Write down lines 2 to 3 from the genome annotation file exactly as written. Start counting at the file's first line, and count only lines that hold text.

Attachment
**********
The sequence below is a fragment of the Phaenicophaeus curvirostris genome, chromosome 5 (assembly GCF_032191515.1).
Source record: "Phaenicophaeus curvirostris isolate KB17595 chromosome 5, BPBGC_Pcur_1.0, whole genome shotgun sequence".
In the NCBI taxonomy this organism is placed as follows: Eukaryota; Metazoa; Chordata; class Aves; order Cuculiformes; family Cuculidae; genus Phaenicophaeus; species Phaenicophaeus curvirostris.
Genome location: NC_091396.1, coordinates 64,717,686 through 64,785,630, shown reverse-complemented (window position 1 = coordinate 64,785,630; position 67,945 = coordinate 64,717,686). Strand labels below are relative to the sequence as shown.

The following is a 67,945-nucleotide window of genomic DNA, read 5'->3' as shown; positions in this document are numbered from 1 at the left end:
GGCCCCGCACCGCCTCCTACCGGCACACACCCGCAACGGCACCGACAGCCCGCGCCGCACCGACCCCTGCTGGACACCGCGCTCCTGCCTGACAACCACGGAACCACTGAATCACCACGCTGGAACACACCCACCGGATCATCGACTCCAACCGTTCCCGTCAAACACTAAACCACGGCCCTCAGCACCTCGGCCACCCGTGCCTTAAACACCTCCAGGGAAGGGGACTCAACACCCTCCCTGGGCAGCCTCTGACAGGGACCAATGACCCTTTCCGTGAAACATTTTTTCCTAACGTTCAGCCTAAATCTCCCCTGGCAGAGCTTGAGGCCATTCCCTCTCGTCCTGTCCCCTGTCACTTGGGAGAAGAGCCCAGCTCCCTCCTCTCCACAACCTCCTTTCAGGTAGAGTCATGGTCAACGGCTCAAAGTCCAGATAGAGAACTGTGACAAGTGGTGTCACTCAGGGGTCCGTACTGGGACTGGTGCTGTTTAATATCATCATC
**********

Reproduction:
Source record: "Phaenicophaeus curvirostris isolate KB17595 chromosome 5, BPBGC_Pcur_1.0, whole genome shotgun sequence".
In the NCBI taxonomy this organism is placed as follows: Eukaryota; Metazoa; Chordata; class Aves; order Cuculiformes; family Cuculidae; genus Phaenicophaeus; species Phaenicophaeus curvirostris.